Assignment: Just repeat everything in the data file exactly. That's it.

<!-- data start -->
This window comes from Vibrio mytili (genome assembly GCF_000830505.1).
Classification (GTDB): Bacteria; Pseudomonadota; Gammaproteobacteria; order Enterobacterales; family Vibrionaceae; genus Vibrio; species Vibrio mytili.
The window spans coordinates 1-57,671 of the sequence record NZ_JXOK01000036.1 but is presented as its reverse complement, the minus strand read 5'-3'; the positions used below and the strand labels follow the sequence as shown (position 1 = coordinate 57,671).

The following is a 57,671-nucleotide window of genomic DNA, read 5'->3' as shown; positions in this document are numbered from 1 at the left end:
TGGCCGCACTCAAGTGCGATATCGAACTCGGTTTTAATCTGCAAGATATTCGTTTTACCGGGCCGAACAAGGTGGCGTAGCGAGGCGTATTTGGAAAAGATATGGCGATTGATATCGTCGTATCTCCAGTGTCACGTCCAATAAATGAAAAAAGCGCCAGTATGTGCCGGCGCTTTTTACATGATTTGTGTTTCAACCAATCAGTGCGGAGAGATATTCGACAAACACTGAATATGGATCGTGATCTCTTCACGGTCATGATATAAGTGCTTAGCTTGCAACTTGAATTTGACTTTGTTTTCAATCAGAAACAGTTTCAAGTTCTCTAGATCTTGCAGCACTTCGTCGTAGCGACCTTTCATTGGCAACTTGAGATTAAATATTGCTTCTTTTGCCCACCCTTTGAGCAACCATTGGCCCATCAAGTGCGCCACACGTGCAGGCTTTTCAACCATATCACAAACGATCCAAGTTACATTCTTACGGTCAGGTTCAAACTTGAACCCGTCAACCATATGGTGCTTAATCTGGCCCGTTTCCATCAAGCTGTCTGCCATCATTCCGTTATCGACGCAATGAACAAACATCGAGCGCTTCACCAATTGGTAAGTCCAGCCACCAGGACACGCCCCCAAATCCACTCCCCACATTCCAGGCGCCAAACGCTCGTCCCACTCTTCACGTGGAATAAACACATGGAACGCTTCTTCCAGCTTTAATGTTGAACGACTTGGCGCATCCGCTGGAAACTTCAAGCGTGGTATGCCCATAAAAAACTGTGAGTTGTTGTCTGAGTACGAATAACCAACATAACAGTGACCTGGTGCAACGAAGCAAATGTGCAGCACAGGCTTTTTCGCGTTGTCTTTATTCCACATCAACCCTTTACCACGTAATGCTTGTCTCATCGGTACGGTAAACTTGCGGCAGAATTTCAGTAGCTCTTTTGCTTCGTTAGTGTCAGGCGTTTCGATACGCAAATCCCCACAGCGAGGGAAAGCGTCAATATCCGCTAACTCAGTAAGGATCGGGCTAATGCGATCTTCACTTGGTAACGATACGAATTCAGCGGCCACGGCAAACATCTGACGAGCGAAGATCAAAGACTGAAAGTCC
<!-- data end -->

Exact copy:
This window comes from Vibrio mytili (genome assembly GCF_000830505.1).
Classification (GTDB): Bacteria; Pseudomonadota; Gammaproteobacteria; order Enterobacterales; family Vibrionaceae; genus Vibrio; species Vibrio mytili.
The window spans coordinates 1-57,671 of the sequence record NZ_JXOK01000036.1 but is presented as its reverse complement, the minus strand read 5'-3'; the positions used below and the strand labels follow the sequence as shown (position 1 = coordinate 57,671).

The following is a 57,671-nucleotide window of genomic DNA, read 5'->3' as shown; positions in this document are numbered from 1 at the left end:
TGGCCGCACTCAAGTGCGATATCGAACTCGGTTTTAATCTGCAAGATATTCGTTTTACCGGGCCGAACAAGGTGGCGTAGCGAGGCGTATTTGGAAAAGATATGGCGATTGATATCGTCGTATCTCCAGTGTCACGTCCAATAAATGAAAAAAGCGCCAGTATGTGCCGGCGCTTTTTACATGATTTGTGTTTCAACCAATCAGTGCGGAGAGATATTCGACAAACACTGAATATGGATCGTGATCTCTTCACGGTCATGATATAAGTGCTTAGCTTGCAACTTGAATTTGACTTTGTTTTCAATCAGAAACAGTTTCAAGTTCTCTAGATCTTGCAGCACTTCGTCGTAGCGACCTTTCATTGGCAACTTGAGATTAAATATTGCTTCTTTTGCCCACCCTTTGAGCAACCATTGGCCCATCAAGTGCGCCACACGTGCAGGCTTTTCAACCATATCACAAACGATCCAAGTTACATTCTTACGGTCAGGTTCAAACTTGAACCCGTCAACCATATGGTGCTTAATCTGGCCCGTTTCCATCAAGCTGTCTGCCATCATTCCGTTATCGACGCAATGAACAAACATCGAGCGCTTCACCAATTGGTAAGTCCAGCCACCAGGACACGCCCCCAAATCCACTCCCCACATTCCAGGCGCCAAACGCTCGTCCCACTCTTCACGTGGAATAAACACATGGAACGCTTCTTCCAGCTTTAATGTTGAACGACTTGGCGCATCCGCTGGAAACTTCAAGCGTGGTATGCCCATAAAAAACTGTGAGTTGTTGTCTGAGTACGAATAACCAACATAACAGTGACCTGGTGCAACGAAGCAAATGTGCAGCACAGGCTTTTTCGCGTTGTCTTTATTCCACATCAACCCTTTACCACGTAATGCTTGTCTCATCGGTACGGTAAACTTGCGGCAGAATTTCAGTAGCTCTTTTGCTTCGTTAGTGTCAGGCGTTTCGATACGCAAATCCCCACAGCGAGGGAAAGCGTCAATATCCGCTAACTCAGTAAGGATCGGGCTAATGCGATCTTCACTTGGTAACGATACGAATTCAGCGGCCACGGCAAACATCTGACGAGCGAAGATCAAAGACTGAAAGTCC